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Aaron Coleman was featured on Entrepreneur.com

Article: Local App Competitions Fuel Tech Startups 

Small Steps Labs is just getting started. In January, as I built out our first set of tests and ideas as a company, and as a couple of us work towards our first product, Fitabase, there was also an opportunity that led to some good news and good fun in the last few months. As a result of winning the San Diego Apps Challenge, and 2 prizes (including grand prize), Small Steps Labs got an unexpected set of boosts:

An introduction as a new company to watch.

The first months of a new company are an adjustment no matter if you're a startup veteran, or totally green. Getting to a first minimally viable product (MVP) is our goal, but we got an introduction even before that point which has already created some great connections, mentors, and potential collaborations that are currently being discussed! 

$20,000 in unexpected seed funding

This money is going straight back in to the company. Nothing flashy -- it buys us piece of mind and time to keep crunching away, testing, building out our first few steps as a company poised to build many tools and ideas to help us, and others, start to chip away at how to get people further in their goals of healthy habits. 

Code we can re-use across Steptopia and Fitabase

When I was interviewed for this article, I was asked what #1 piece of advice for other entrepreneurs thinking about entering an app contest. It was this: Know that this is a risk of your time. Lots of good apps and good developers will enter. Use this as a good opportunity to build skills or write code you need elsewhere. That way, at least you have done some good by releasing an app for the public, and you have code and technical skills that you needed to learn anyways. In our case, we now have a coding standard for how to write iPhone / Android / Windows Phone in C# using the Xamarin tools.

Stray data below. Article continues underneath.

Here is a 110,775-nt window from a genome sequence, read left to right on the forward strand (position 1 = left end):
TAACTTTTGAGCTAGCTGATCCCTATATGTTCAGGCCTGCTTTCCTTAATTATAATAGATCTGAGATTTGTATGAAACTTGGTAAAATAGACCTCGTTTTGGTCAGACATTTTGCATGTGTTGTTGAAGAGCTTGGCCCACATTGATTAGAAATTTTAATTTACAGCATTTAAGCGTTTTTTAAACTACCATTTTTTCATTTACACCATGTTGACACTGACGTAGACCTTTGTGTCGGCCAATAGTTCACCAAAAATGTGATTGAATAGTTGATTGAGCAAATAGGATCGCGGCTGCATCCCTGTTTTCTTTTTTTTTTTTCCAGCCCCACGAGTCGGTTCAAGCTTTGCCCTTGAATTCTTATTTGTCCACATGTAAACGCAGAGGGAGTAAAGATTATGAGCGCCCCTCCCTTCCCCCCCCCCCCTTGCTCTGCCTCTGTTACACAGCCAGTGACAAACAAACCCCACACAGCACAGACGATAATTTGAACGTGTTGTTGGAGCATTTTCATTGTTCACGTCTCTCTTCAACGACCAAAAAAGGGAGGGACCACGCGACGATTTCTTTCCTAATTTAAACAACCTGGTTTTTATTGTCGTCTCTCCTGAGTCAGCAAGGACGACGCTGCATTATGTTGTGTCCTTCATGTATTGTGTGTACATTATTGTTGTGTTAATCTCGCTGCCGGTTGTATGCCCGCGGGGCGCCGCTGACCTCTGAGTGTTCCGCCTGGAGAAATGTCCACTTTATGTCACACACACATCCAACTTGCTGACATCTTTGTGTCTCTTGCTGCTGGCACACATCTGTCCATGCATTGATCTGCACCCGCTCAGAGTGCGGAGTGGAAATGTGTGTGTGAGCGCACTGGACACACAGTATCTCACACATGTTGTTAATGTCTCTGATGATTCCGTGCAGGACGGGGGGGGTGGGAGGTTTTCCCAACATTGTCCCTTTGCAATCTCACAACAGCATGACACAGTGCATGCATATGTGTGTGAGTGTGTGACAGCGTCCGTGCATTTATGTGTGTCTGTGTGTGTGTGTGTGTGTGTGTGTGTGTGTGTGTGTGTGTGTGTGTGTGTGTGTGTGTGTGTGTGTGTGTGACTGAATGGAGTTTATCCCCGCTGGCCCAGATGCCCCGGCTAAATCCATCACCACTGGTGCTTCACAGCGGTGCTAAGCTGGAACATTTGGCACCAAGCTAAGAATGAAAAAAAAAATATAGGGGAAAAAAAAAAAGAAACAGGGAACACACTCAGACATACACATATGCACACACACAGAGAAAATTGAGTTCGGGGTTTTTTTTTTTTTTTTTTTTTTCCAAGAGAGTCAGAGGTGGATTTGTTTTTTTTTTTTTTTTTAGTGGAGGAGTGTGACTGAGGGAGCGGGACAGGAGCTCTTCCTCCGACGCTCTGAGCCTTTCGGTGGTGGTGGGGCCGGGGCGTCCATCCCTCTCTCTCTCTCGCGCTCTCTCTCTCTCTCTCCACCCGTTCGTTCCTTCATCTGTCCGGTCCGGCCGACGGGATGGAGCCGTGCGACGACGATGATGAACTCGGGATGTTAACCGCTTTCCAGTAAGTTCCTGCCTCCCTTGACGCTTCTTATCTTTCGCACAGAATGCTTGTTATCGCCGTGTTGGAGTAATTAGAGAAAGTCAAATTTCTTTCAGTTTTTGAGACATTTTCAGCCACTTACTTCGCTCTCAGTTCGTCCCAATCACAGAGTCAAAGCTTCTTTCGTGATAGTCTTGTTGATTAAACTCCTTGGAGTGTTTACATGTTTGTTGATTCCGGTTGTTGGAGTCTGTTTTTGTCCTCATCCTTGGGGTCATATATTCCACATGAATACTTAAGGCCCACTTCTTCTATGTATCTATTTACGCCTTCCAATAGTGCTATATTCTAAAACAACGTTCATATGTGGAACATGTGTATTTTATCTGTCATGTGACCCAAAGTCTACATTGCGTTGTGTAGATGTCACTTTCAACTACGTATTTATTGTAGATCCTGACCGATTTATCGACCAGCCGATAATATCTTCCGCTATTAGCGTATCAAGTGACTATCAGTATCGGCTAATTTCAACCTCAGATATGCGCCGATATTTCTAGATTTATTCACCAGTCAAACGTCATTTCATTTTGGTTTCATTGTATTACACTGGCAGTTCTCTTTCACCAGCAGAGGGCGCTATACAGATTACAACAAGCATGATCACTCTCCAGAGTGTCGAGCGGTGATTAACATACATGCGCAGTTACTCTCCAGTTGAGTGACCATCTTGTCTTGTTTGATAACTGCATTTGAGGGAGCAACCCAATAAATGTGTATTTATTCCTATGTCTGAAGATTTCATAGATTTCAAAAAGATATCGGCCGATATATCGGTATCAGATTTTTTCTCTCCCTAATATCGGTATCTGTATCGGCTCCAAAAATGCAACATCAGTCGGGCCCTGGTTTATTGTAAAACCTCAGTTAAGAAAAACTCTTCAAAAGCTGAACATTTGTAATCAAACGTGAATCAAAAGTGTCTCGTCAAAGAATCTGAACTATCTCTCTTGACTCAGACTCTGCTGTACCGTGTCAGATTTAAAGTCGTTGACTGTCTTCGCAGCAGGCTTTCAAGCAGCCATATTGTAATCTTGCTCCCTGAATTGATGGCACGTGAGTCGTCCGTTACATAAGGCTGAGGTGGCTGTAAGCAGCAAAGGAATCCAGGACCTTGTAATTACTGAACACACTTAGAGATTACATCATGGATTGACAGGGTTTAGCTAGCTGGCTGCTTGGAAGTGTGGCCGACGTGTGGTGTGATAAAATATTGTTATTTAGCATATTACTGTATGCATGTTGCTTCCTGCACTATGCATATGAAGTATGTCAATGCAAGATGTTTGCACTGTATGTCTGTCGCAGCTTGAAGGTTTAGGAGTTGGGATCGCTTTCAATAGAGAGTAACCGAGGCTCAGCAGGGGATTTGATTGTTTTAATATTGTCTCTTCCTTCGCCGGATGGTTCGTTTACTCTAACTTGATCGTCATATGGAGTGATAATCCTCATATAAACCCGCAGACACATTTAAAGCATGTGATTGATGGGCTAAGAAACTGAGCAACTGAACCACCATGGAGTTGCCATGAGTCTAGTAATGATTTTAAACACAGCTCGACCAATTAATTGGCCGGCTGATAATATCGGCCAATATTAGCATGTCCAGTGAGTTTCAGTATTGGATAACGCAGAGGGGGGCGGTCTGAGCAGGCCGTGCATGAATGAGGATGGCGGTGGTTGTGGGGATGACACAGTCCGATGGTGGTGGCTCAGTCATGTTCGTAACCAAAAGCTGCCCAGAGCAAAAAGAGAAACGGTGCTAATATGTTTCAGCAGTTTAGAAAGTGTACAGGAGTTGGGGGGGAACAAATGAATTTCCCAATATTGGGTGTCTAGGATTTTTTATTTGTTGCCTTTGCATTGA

From the winning app, San Diego Street Report, we have infrastructure set up to build cloud-connected apps on top of the Azure infrastructure, with photo and GPS data as part of that communication. For San Diego Transit, we have code to build native interactive maps, in-app purchasing, connecting to external APIs and integrate those in to a client phone app, and local database logic that makes it super quick to build cross-platform local databases that sync with remote ones. 

An Unexpected Consolation Prize

While San Diego Transit app didn't win anything in the contest, it has won in public opinion. It is currently the #1 public transportation app for San Diego on the iTunes store. In the first 4 months it has been used nearly 45,000 times, by over 4,000 users. While this isn't the core business of Small Steps Labs, helping people get around their city with great tools to help them understand public transportation is something I can get behind. San Diego Transit is currently the only app that combines route maps and the realtime data streams of MTS. It's free with a premium version available via in-app purchase for $1.99. Another win for a company in early exploration stage.

 

Big thanks to Neil Parmar and the staff of Entrepreneur.com for reaching out and writing the article.

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